• were more likely to have been prescribed antihypertensive medication or statins,
  • were more likely to have coronary artery or peripheral vascular disease, and
  • had higher five-year predicted ASCVD event risk as defined by the PCERM.

PCERM Tool Limitations

The study authors outline three possible explanations for why the PCERM model failed to accurately predict risk in high NDI areas. First, the relationship between clinical risk factors and ASCVD outcomes may vary across SEPs. Second, the model fails to account for differences in environmental and social risks that affect individuals from disadvantaged communities. Third, certain individual risks might be more prevalent among residents of disadvantaged communities than among those who reside in more affluent areas.

Danielle Jones, M.P.H., manager of the AAFP's Center for Diversity and Health Equity (CDHE) told AAFP News that one of the limitations of the PCERM tool, as the authors suggested, is that using a cumulative risk index fails to accurately map and measure the potential causative pathway of specific measures.

"Further research should aim to strengthen the reliability and validity of the model using additional standardized measures of social and environmental risk factors or by assessing the effect of individual social risk on outcomes separately," Jones said.

Until then, family physicians should consider using complementary tools that provide an assessment of both individual and community-level health risk based on the prevalence of neighborhood exposures, she added.

"The AAFP's CDHE is working on developing these types of assessments to support members in providing comprehensive care to their patients," Jones said.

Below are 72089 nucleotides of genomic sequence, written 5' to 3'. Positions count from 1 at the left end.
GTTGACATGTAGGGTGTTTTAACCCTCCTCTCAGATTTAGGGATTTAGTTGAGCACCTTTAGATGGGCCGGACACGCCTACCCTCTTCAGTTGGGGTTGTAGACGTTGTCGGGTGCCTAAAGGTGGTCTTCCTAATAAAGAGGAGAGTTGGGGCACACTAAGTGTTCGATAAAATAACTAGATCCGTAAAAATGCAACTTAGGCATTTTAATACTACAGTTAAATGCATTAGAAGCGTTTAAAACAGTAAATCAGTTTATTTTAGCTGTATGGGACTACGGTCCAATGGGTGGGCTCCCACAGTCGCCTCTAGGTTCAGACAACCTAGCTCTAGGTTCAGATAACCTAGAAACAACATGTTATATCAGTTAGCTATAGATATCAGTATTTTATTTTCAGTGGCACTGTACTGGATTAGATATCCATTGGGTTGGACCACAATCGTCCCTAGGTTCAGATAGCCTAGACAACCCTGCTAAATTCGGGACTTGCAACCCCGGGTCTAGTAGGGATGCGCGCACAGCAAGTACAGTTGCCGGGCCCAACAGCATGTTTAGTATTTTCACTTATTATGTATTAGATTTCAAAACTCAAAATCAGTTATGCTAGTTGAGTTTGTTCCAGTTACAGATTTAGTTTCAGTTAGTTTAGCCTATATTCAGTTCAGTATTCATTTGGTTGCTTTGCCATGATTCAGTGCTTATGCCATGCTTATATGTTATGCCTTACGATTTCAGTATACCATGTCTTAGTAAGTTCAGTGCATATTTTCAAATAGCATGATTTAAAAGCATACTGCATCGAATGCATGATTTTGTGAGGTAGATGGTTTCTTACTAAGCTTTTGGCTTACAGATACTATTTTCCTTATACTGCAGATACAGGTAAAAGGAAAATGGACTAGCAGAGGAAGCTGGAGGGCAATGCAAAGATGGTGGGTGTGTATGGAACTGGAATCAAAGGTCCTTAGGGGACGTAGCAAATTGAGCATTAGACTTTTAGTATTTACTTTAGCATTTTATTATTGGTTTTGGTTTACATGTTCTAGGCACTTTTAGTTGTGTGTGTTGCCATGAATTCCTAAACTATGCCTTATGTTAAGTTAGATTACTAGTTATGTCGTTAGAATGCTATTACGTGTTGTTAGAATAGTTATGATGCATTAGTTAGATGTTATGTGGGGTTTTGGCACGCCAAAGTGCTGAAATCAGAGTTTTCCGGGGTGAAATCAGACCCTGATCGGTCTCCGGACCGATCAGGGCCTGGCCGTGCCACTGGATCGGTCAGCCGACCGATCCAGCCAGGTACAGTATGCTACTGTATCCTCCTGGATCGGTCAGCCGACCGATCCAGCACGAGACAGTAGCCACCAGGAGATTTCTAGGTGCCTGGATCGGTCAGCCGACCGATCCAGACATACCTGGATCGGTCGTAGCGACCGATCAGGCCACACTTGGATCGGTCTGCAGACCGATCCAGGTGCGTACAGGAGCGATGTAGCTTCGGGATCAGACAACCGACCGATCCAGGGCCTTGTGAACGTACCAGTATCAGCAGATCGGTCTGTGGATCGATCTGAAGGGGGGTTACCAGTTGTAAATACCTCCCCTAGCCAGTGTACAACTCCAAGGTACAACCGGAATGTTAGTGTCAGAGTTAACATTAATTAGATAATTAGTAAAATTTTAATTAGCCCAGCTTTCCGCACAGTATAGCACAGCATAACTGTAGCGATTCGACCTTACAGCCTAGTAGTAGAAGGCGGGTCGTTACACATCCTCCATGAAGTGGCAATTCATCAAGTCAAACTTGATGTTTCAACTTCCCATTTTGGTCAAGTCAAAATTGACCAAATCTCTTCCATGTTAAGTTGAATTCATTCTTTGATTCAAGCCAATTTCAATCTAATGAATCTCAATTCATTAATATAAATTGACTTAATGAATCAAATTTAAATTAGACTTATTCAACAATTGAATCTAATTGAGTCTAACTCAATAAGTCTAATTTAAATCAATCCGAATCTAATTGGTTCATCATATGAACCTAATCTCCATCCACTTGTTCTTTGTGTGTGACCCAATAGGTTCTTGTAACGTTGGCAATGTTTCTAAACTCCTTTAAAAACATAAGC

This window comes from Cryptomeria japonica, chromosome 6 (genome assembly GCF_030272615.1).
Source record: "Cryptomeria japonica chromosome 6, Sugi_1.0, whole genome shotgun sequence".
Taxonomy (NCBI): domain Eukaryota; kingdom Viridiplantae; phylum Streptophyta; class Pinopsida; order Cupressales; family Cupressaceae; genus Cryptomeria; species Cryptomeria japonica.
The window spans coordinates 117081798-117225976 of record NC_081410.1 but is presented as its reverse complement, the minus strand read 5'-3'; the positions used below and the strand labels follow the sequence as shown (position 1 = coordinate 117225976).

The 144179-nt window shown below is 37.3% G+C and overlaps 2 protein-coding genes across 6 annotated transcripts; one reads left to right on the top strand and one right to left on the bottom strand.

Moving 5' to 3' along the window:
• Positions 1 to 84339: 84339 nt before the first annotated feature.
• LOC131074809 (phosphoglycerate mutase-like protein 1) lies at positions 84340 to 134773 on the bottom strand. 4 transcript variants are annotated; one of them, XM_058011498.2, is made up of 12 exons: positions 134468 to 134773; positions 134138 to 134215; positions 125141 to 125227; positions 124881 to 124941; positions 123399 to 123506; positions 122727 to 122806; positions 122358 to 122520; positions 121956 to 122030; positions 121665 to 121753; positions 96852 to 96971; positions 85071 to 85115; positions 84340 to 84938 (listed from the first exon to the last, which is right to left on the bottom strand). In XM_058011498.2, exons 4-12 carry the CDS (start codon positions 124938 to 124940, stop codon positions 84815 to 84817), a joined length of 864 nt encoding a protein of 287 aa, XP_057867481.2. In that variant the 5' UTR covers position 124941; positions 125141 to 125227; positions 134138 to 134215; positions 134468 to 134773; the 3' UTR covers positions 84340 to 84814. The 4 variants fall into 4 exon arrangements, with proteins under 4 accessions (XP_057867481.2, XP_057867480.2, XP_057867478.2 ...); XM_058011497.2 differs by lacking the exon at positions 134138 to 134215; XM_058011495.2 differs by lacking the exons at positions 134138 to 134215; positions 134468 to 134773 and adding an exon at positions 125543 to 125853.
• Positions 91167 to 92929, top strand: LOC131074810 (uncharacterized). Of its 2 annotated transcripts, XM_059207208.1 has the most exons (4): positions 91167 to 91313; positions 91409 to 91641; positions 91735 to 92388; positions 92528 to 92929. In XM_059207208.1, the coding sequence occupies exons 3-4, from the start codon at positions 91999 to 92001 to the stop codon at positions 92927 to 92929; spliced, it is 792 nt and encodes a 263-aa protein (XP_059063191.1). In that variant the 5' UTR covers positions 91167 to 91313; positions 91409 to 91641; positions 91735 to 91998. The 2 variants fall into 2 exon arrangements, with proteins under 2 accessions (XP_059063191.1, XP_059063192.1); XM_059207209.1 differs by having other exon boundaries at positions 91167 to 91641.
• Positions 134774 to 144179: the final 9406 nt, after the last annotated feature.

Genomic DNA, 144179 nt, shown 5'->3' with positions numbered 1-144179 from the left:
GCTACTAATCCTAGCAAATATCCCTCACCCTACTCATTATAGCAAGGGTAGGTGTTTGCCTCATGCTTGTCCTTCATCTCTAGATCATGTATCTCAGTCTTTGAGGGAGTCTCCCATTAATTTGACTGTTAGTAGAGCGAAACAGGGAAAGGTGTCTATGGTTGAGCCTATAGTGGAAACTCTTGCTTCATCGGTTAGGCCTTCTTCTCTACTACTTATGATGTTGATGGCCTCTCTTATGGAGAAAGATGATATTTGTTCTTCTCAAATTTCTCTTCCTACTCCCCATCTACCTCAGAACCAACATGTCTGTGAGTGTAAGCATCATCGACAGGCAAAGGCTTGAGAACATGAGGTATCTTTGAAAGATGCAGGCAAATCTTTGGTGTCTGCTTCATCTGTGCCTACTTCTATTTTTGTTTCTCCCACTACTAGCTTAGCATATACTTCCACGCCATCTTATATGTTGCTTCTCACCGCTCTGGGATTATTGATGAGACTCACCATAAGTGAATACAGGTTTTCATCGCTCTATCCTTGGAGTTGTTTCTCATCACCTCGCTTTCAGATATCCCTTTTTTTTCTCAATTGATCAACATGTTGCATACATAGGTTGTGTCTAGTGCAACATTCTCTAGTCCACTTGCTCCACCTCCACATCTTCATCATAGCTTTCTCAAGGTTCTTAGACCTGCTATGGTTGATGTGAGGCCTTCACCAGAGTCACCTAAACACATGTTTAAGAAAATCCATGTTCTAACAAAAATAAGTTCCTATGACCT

Helping Reduce Health Disparities

Jones said this study's evidence supports the case that current clinical models of predicting disease risk are limited because they fail to account for the effect of social and environmental risks -- which can determine up to 60 percent of an individual's health status and well-being.

"This study is an excellent example of the confluence of clinical and social applications that can be used to reduce disparities and promote a shift toward achieving health equity in all communities, despite SEP," she explained.

An editorial( that accompanied the study said the challenges associated with using predictive models that the study reveals "warrant substantial humility in the development and use of predictive models and a greater focus on social, economic and geographic assessments in these models."

Jones said communities can improve the health of their neighborhoods by first identifying inequities and then developing targeted solutions that include changing the policies, systems and infrastructures that create these unnatural health landscapes.

"Family physicians are uniquely positioned in this process in that they are often the first to identify disparities in the health of the communities they serve," she said. "They also can act as champions by providing a health equity lens through which nonclinical stakeholders can begin to view and ensure that all policies are healthy policies and strive toward a culture of health equity."